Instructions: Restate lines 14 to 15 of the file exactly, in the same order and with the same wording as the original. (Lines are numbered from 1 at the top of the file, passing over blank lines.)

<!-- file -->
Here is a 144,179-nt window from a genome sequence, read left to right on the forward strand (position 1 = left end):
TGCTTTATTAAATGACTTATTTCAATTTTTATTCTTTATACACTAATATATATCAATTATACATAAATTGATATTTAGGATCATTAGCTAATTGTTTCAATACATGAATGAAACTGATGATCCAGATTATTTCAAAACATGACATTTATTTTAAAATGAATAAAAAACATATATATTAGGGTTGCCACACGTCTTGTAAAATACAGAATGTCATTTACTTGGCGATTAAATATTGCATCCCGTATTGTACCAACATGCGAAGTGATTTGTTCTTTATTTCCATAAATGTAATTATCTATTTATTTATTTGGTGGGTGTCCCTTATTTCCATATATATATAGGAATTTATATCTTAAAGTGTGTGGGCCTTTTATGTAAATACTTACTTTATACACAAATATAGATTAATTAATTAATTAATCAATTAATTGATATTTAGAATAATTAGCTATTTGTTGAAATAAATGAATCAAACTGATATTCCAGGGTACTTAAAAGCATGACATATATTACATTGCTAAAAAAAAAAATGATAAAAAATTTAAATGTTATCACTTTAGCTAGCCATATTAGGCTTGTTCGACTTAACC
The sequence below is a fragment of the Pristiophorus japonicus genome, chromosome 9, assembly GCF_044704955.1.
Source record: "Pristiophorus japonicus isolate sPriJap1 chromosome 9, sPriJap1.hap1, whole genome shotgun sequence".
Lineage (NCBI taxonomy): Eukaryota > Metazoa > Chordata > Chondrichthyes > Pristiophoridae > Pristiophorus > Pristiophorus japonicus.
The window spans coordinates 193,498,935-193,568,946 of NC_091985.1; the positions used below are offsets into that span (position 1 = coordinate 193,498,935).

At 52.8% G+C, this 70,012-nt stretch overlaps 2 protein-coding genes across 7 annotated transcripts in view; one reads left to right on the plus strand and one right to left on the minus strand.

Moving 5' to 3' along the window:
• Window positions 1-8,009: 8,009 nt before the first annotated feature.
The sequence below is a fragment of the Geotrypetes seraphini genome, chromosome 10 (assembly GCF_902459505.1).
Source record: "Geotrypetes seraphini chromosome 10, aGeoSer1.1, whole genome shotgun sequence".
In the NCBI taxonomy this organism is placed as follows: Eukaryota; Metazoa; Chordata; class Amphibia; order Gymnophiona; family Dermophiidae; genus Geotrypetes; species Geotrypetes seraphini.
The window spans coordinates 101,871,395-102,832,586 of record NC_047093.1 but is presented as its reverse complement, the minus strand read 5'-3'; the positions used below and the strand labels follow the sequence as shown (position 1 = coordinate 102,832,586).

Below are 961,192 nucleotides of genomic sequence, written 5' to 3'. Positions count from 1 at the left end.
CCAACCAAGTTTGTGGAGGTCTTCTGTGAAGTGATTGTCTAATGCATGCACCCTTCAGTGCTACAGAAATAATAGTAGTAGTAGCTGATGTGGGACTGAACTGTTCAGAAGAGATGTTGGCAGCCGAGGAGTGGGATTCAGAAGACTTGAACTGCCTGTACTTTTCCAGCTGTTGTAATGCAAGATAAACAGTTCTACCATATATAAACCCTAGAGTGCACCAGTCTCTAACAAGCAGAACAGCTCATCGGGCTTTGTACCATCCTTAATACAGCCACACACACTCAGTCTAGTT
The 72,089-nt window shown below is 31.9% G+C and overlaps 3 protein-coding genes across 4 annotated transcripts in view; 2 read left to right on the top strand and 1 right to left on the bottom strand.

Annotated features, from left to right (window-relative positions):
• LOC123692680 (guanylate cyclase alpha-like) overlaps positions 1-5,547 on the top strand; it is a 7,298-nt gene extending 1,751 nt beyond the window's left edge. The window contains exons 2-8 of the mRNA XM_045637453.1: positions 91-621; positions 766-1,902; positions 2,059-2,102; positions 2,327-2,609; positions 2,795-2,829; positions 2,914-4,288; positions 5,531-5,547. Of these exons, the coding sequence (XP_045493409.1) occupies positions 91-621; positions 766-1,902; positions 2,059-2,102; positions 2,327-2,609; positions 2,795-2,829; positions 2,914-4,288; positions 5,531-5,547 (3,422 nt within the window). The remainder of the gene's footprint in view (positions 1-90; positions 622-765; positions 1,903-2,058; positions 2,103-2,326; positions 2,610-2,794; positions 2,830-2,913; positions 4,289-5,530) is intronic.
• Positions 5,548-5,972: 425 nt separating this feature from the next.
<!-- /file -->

Below are 961,192 nucleotides of genomic sequence, written 5' to 3'. Positions count from 1 at the left end.
CCAACCAAGTTTGTGGAGGTCTTCTGTGAAGTGATTGTCTAATGCATGCACCCTTCAGTGCTACAGAAATAATAGTAGTAGTAGCTGATGTGGGACTGAACTGTTCAGAAGAGATGTTGGCAGCCGAGGAGTGGGATTCAGAAGACTTGAACTGCCTGTACTTTTCCAGCTGTTGTAATGCAAGATAAACAGTTCTACCATATATAAACCCTAGAGTGCACCAGTCTCTAACAAGCAGAACAGCTCATCGGGCTTTGTACCATCCTTAATACAGCCACACACACTCAGTCTAGTT